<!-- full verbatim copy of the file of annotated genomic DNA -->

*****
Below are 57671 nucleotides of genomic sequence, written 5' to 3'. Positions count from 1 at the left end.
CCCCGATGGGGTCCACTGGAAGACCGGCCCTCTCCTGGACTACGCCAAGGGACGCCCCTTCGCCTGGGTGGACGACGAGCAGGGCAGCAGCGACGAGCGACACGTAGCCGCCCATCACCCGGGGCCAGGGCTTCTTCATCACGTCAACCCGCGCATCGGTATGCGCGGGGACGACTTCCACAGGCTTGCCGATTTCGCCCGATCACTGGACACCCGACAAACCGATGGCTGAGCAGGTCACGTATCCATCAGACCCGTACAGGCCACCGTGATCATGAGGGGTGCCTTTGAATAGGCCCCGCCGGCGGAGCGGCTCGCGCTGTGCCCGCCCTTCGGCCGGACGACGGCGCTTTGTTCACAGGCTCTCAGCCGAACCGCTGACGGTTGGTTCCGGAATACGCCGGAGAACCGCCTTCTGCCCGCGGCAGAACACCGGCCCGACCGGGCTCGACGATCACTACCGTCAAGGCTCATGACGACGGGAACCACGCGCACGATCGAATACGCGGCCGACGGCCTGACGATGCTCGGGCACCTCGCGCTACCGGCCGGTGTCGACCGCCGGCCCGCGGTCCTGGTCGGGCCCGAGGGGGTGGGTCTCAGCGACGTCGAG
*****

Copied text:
Below are 57671 nucleotides of genomic sequence, written 5' to 3'. Positions count from 1 at the left end.
CCCCGATGGGGTCCACTGGAAGACCGGCCCTCTCCTGGACTACGCCAAGGGACGCCCCTTCGCCTGGGTGGACGACGAGCAGGGCAGCAGCGACGAGCGACACGTAGCCGCCCATCACCCGGGGCCAGGGCTTCTTCATCACGTCAACCCGCGCATCGGTATGCGCGGGGACGACTTCCACAGGCTTGCCGATTTCGCCCGATCACTGGACACCCGACAAACCGATGGCTGAGCAGGTCACGTATCCATCAGACCCGTACAGGCCACCGTGATCATGAGGGGTGCCTTTGAATAGGCCCCGCCGGCGGAGCGGCTCGCGCTGTGCCCGCCCTTCGGCCGGACGACGGCGCTTTGTTCACAGGCTCTCAGCCGAACCGCTGACGGTTGGTTCCGGAATACGCCGGAGAACCGCCTTCTGCCCGCGGCAGAACACCGGCCCGACCGGGCTCGACGATCACTACCGTCAAGGCTCATGACGACGGGAACCACGCGCACGATCGAATACGCGGCCGACGGCCTGACGATGCTCGGGCACCTCGCGCTACCGGCCGGTGTCGACCGCCGGCCCGCGGTCCTGGTCGGGCCCGAGGGGGTGGGTCTCAGCGACGTCGAG